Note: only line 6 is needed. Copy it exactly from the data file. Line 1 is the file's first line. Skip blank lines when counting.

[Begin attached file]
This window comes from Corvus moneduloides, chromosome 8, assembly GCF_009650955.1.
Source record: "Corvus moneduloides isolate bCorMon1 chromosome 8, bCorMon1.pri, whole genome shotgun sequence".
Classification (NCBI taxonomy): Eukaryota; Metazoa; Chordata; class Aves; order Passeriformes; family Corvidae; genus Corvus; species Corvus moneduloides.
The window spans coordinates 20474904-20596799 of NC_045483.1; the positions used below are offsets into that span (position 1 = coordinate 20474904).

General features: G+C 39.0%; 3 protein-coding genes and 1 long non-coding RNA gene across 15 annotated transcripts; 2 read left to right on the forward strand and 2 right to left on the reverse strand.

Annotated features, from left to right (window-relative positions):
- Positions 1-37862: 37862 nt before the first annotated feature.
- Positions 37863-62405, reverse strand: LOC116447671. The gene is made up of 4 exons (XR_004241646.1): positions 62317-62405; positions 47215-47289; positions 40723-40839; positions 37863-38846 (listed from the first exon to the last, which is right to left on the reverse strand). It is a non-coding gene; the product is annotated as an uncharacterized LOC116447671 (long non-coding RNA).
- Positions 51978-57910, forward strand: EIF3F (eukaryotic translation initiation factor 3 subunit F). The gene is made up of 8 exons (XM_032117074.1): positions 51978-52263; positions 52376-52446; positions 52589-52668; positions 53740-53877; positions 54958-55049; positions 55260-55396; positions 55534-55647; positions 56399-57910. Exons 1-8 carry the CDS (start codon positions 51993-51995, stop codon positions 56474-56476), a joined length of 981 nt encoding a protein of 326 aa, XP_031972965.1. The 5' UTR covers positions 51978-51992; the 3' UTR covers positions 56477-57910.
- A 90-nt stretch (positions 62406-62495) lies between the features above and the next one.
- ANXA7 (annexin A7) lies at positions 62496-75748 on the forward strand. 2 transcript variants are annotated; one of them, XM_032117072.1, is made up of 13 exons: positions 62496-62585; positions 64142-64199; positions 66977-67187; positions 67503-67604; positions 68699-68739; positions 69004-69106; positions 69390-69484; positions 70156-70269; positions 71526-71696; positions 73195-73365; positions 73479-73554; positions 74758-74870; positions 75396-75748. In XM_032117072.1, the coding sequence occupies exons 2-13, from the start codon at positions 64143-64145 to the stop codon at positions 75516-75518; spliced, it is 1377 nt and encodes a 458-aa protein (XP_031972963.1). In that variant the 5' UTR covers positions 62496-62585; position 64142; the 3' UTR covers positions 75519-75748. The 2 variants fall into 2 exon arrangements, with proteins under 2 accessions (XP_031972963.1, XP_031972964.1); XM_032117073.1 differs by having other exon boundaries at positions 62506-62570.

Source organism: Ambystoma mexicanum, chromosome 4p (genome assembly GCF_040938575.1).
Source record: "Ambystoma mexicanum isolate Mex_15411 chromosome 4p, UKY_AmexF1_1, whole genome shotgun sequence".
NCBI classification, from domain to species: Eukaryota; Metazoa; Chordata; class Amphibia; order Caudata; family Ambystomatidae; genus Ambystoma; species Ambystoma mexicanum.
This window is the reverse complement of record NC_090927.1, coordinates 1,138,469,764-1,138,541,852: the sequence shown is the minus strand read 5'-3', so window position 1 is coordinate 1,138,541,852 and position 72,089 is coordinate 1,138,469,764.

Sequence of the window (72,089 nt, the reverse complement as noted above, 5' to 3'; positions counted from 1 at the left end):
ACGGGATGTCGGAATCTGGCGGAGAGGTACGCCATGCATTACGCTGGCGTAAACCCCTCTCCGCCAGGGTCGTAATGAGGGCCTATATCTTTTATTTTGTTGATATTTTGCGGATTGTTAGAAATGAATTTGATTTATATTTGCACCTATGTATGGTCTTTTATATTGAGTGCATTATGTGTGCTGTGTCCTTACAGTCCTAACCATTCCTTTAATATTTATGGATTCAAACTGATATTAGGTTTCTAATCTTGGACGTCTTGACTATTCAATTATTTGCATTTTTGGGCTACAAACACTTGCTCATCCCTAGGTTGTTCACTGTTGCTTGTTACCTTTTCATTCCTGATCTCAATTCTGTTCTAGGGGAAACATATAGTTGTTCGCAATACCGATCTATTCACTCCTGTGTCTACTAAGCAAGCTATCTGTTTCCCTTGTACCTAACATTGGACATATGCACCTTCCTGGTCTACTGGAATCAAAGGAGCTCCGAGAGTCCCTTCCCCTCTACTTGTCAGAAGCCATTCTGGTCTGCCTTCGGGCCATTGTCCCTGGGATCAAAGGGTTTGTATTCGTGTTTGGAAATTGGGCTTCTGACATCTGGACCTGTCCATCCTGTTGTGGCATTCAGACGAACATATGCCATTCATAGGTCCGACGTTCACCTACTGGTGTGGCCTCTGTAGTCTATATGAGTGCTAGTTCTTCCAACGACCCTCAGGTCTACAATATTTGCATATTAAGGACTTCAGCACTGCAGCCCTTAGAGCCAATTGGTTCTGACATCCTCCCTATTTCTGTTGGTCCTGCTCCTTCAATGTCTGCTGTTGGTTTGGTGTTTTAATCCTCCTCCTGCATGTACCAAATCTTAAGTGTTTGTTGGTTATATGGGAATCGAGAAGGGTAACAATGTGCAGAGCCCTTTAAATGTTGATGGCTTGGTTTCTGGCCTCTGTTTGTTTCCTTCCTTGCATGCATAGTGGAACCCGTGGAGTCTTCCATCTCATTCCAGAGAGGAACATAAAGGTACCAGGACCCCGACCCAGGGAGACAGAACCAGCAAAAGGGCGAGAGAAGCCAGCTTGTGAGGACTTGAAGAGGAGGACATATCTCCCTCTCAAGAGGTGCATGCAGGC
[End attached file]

Annotated features, from left to right (window-relative positions):